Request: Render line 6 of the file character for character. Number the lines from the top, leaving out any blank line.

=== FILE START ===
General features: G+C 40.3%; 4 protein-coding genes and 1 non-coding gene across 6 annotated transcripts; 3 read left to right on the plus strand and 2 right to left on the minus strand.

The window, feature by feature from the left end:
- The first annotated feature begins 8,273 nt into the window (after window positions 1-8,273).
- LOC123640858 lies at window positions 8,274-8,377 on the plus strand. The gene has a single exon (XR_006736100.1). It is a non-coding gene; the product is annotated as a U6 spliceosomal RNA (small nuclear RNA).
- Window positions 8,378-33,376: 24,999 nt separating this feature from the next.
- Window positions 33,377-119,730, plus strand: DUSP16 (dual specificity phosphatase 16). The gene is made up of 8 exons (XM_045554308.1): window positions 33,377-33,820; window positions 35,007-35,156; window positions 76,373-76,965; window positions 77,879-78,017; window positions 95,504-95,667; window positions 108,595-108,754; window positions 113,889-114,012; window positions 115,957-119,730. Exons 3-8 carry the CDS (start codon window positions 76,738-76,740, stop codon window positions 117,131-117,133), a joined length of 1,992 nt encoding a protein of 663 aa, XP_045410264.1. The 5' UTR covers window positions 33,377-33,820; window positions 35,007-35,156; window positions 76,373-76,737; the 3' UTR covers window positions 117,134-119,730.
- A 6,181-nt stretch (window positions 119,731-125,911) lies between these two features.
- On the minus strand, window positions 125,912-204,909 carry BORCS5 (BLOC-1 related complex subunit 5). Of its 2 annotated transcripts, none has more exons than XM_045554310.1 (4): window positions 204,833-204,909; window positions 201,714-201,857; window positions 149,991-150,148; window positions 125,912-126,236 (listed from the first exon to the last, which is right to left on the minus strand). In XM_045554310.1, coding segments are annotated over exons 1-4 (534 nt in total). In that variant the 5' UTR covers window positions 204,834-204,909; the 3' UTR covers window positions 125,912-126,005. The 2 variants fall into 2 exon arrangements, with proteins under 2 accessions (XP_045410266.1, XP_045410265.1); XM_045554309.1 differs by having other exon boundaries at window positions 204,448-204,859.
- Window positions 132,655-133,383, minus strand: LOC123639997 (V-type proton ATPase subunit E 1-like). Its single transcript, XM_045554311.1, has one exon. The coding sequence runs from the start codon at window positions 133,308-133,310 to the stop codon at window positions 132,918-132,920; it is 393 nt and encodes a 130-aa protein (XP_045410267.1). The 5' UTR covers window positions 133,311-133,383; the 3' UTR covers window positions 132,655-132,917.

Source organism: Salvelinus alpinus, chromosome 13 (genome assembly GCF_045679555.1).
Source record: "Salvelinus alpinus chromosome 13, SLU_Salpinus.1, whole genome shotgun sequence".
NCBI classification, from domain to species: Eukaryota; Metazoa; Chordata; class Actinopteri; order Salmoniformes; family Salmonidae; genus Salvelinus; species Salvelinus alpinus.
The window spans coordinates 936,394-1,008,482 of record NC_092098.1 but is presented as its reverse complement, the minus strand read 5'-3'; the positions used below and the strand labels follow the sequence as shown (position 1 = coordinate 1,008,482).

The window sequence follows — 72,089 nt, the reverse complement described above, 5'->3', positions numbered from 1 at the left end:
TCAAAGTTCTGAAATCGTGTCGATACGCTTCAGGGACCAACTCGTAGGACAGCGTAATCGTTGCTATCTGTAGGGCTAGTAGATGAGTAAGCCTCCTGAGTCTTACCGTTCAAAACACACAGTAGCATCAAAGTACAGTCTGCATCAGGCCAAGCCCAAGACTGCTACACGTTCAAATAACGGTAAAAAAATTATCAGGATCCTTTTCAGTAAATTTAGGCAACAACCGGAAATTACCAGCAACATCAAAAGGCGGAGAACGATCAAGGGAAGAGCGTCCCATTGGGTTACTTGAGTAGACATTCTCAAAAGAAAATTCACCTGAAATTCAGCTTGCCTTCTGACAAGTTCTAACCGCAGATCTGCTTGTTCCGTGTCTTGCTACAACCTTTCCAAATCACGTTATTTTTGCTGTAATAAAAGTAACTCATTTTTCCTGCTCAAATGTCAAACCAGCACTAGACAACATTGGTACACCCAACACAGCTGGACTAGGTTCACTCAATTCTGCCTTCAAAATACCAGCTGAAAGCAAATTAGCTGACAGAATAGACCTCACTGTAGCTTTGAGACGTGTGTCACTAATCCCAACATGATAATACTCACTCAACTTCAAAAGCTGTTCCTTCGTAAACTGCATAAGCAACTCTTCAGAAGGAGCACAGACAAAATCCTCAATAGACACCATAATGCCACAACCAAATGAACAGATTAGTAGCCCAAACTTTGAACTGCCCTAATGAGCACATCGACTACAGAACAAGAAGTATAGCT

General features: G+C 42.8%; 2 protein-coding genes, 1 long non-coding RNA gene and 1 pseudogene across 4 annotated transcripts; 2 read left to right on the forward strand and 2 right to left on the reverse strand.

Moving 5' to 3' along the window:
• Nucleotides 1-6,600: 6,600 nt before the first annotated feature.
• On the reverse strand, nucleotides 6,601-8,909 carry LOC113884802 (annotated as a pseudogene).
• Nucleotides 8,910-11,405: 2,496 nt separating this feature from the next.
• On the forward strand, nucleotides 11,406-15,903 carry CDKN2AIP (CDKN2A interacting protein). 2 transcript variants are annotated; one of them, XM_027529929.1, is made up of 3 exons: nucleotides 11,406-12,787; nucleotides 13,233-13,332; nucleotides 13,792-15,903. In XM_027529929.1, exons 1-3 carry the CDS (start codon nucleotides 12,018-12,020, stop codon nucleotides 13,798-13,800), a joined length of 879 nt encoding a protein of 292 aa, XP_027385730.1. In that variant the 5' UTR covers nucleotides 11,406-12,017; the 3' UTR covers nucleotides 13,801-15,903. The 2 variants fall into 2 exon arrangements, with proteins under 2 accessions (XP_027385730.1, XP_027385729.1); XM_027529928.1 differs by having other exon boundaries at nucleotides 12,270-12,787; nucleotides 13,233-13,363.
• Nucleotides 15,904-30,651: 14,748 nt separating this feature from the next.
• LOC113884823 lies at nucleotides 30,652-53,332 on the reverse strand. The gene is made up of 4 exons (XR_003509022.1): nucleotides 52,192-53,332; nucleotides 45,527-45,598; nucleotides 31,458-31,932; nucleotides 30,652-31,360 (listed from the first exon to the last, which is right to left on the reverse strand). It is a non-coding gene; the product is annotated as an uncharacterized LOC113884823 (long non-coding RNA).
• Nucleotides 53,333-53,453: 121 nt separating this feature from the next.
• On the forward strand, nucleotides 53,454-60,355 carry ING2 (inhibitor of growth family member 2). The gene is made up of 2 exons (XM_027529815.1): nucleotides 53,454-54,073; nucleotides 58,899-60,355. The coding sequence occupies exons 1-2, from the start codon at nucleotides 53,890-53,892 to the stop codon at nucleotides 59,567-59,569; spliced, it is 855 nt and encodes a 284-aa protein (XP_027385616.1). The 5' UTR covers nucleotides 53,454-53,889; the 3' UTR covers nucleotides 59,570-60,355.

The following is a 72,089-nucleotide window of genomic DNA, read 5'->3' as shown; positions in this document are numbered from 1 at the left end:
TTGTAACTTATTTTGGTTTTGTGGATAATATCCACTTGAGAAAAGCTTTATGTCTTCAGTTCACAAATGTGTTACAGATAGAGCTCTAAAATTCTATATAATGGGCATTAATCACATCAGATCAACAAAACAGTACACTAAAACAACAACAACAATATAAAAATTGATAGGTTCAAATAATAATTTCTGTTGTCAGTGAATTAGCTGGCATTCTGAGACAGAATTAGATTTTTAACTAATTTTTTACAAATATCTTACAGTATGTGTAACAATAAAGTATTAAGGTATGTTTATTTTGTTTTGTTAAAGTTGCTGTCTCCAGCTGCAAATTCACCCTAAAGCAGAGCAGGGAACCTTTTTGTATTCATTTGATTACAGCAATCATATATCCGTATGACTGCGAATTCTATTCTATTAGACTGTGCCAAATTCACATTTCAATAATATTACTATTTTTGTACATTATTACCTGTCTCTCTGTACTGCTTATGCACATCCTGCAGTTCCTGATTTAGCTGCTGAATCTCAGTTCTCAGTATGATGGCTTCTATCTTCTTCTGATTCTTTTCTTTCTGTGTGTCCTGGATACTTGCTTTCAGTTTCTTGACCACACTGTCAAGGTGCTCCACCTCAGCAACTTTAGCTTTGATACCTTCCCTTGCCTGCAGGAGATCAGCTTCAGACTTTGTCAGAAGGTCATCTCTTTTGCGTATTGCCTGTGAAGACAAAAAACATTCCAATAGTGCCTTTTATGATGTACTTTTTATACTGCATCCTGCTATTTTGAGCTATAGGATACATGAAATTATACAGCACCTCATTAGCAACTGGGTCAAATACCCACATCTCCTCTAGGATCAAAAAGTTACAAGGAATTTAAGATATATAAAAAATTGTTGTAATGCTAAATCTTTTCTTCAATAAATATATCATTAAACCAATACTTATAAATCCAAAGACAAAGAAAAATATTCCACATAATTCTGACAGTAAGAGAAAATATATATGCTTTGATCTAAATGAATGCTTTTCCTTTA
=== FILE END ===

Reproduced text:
- Window positions 33,377-119,730, plus strand: DUSP16 (dual specificity phosphatase 16). The gene is made up of 8 exons (XM_045554308.1): window positions 33,377-33,820; window positions 35,007-35,156; window positions 76,373-76,965; window positions 77,879-78,017; window positions 95,504-95,667; window positions 108,595-108,754; window positions 113,889-114,012; window positions 115,957-119,730. Exons 3-8 carry the CDS (start codon window positions 76,738-76,740, stop codon window positions 117,131-117,133), a joined length of 1,992 nt encoding a protein of 663 aa, XP_045410264.1. The 5' UTR covers window positions 33,377-33,820; window positions 35,007-35,156; window positions 76,373-76,737; the 3' UTR covers window positions 117,134-119,730.